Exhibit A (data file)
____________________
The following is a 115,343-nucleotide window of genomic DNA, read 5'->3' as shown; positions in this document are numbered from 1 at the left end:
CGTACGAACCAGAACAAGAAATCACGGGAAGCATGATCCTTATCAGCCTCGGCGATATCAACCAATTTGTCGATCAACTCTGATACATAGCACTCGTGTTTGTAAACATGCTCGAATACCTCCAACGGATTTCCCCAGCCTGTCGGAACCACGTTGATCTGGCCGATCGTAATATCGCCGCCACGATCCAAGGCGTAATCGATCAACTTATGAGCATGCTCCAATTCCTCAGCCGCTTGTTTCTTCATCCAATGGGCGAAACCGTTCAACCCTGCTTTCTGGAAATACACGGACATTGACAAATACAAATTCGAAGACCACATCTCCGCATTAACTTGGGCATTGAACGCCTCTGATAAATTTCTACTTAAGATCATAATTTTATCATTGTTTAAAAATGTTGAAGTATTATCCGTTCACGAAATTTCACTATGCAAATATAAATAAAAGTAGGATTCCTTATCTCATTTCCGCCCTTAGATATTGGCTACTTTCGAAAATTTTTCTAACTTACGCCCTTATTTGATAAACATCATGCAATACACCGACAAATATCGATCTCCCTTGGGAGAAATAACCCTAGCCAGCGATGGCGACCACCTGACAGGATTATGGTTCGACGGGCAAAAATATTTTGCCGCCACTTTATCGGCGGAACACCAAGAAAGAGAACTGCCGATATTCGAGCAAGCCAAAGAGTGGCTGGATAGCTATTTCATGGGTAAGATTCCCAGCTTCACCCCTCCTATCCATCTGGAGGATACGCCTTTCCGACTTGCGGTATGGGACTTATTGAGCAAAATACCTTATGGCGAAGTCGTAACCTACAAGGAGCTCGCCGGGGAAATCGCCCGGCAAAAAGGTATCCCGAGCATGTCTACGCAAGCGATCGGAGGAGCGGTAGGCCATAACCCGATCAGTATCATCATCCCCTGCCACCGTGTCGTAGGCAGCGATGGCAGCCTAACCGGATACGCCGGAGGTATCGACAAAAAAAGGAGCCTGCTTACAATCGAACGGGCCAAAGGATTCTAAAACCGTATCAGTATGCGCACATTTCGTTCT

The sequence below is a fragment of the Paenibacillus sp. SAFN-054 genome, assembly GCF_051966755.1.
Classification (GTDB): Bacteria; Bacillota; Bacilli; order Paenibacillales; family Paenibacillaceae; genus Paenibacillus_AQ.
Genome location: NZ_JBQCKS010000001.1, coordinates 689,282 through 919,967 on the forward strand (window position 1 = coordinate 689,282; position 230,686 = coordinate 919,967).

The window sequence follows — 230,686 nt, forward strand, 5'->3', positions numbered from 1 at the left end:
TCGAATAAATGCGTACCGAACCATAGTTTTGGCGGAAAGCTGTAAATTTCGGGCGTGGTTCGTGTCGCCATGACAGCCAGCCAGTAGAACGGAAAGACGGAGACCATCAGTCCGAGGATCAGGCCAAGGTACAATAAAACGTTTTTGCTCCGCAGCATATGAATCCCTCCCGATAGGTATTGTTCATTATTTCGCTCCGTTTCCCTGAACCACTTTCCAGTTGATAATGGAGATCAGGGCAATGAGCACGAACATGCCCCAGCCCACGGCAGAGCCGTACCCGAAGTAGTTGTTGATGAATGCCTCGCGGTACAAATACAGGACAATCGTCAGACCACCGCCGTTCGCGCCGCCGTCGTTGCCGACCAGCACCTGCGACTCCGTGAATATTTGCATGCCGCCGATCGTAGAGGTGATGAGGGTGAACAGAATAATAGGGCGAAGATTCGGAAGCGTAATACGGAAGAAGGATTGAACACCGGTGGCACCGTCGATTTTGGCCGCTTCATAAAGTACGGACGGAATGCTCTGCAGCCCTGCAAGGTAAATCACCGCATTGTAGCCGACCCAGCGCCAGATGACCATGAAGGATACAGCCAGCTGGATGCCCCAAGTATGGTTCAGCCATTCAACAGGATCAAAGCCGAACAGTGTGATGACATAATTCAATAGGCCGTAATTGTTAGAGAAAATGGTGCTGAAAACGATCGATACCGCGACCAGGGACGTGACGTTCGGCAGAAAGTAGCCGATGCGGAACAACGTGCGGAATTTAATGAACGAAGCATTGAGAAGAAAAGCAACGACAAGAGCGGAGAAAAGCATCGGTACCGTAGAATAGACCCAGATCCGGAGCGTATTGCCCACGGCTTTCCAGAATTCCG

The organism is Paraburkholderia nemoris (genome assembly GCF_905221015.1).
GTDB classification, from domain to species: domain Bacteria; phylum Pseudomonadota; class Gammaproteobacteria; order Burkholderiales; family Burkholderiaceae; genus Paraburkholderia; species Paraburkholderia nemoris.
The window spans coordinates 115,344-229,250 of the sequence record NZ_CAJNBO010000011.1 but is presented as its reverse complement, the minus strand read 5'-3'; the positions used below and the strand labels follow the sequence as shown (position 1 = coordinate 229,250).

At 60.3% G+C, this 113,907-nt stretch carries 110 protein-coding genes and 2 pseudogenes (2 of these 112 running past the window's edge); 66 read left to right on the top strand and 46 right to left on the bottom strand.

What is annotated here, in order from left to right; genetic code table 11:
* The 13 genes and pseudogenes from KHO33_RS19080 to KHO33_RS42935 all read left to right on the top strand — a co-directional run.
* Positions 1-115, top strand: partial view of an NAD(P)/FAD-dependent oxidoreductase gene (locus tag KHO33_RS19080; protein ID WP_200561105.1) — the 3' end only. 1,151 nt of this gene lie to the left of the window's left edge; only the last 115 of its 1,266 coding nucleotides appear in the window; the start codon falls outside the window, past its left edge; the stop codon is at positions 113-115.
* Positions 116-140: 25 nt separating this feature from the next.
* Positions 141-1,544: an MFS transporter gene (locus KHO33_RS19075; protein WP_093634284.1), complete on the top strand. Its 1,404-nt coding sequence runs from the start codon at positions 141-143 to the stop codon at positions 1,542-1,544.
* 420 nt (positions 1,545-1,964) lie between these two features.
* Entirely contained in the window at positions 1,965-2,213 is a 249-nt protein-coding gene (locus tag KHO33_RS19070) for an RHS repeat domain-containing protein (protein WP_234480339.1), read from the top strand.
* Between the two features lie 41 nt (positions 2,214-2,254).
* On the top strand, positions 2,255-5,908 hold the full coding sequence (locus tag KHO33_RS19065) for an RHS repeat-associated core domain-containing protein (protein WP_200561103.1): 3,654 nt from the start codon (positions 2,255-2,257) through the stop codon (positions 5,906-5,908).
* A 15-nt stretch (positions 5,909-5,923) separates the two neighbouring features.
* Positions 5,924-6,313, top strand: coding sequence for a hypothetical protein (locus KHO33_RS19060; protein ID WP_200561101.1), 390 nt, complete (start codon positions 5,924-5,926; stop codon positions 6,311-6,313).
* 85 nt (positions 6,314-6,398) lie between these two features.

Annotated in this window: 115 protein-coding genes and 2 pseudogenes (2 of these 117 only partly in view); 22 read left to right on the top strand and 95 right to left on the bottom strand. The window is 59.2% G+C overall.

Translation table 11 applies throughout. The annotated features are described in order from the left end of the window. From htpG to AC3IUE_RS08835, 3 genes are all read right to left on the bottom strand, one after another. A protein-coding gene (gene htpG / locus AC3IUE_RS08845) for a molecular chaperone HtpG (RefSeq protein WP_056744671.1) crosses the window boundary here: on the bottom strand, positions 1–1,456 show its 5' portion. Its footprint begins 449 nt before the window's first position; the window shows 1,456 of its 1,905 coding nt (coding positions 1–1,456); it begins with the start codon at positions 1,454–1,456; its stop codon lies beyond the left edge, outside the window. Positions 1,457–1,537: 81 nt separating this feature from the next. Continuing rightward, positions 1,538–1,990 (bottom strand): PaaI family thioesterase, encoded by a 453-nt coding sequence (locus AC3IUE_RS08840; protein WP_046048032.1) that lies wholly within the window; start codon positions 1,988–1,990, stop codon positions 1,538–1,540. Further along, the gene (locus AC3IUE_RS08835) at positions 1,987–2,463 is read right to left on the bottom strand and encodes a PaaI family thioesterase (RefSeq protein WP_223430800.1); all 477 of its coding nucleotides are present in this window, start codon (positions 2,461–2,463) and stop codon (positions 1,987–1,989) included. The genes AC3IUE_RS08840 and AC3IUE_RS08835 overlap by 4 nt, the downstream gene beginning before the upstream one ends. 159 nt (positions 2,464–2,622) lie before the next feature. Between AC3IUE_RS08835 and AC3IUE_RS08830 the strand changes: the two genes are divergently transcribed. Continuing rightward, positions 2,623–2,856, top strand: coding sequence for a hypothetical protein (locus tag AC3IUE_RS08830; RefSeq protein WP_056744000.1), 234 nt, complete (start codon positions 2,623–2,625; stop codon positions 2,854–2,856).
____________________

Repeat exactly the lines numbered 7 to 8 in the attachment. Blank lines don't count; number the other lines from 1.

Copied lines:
TCGAATAAATGCGTACCGAACCATAGTTTTGGCGGAAAGCTGTAAATTTCGGGCGTGGTTCGTGTCGCCATGACAGCCAGCCAGTAGAACGGAAAGACGGAGACCATCAGTCCGAGGATCAGGCCAAGGTACAATAAAACGTTTTTGCTCCGCAGCATATGAATCCCTCCCGATAGGTATTGTTCATTATTTCGCTCCGTTTCCCTGAACCACTTTCCAGTTGATAATGGAGATCAGGGCAATGAGCACGAACATGCCCCAGCCCACGGCAGAGCCGTACCCGAAGTAGTTGTTGATGAATGCCTCGCGGTACAAATACAGGACAATCGTCAGACCACCGCCGTTCGCGCCGCCGTCGTTGCCGACCAGCACCTGCGACTCCGTGAATATTTGCATGCCGCCGATCGTAGAGGTGATGAGGGTGAACAGAATAATAGGGCGAAGATTCGGAAGCGTAATACGGAAGAAGGATTGAACACCGGTGGCACCGTCGATTTTGGCCGCTTCATAAAGTACGGACGGAATGCTCTGCAGCCCTGCAAGGTAAATCACCGCATTGTAGCCGACCCAGCGCCAGATGACCATGAAGGATACAGCCAGCTGGATGCCCCAAGTATGGTTCAGCCATTCAACAGGATCAAAGCCGAACAGTGTGATGACATAATTCAATAGGCCGTAATTGTTAGAGAAAATGGTGCTGAAAACGATCGATACCGCGACCAGGGACGTGACGTTCGGCAGAAAGTAGCCGATGCGGAACAACGTGCGGAATTTAATGAACGAAGCATTGAGAAGAAAAGCAACGACAAGAGCGGAGAAAAGCATCGGTACCGTAGAATAGACCCAGATCCGGAGCGTATTGCCCACGGCTTTCCAGAATTCCG

The organism is Paraburkholderia nemoris (genome assembly GCF_905221015.1).